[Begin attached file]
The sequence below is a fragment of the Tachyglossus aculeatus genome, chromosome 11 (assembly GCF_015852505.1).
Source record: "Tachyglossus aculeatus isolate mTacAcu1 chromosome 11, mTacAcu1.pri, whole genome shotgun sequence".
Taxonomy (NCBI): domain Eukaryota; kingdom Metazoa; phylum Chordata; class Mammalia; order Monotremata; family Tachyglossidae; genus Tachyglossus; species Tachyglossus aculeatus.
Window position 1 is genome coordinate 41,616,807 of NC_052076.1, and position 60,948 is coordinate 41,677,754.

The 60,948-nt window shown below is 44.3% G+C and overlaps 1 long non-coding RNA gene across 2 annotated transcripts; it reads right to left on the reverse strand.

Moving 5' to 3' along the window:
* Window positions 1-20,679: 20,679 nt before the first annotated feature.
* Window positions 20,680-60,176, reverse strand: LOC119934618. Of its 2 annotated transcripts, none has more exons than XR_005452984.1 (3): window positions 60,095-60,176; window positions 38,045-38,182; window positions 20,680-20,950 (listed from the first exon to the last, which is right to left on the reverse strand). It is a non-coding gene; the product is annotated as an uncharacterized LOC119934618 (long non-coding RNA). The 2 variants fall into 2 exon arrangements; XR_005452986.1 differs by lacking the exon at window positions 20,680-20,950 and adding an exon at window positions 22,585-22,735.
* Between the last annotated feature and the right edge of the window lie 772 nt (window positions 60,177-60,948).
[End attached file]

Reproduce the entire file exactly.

The sequence below is a fragment of the Tachyglossus aculeatus genome, chromosome 11 (assembly GCF_015852505.1).
Source record: "Tachyglossus aculeatus isolate mTacAcu1 chromosome 11, mTacAcu1.pri, whole genome shotgun sequence".
Taxonomy (NCBI): domain Eukaryota; kingdom Metazoa; phylum Chordata; class Mammalia; order Monotremata; family Tachyglossidae; genus Tachyglossus; species Tachyglossus aculeatus.
Window position 1 is genome coordinate 41,616,807 of NC_052076.1, and position 60,948 is coordinate 41,677,754.

The 60,948-nt window shown below is 44.3% G+C and overlaps 1 long non-coding RNA gene across 2 annotated transcripts; it reads right to left on the reverse strand.

Moving 5' to 3' along the window:
* Window positions 1-20,679: 20,679 nt before the first annotated feature.
* Window positions 20,680-60,176, reverse strand: LOC119934618. Of its 2 annotated transcripts, none has more exons than XR_005452984.1 (3): window positions 60,095-60,176; window positions 38,045-38,182; window positions 20,680-20,950 (listed from the first exon to the last, which is right to left on the reverse strand). It is a non-coding gene; the product is annotated as an uncharacterized LOC119934618 (long non-coding RNA). The 2 variants fall into 2 exon arrangements; XR_005452986.1 differs by lacking the exon at window positions 20,680-20,950 and adding an exon at window positions 22,585-22,735.
* Between the last annotated feature and the right edge of the window lie 772 nt (window positions 60,177-60,948).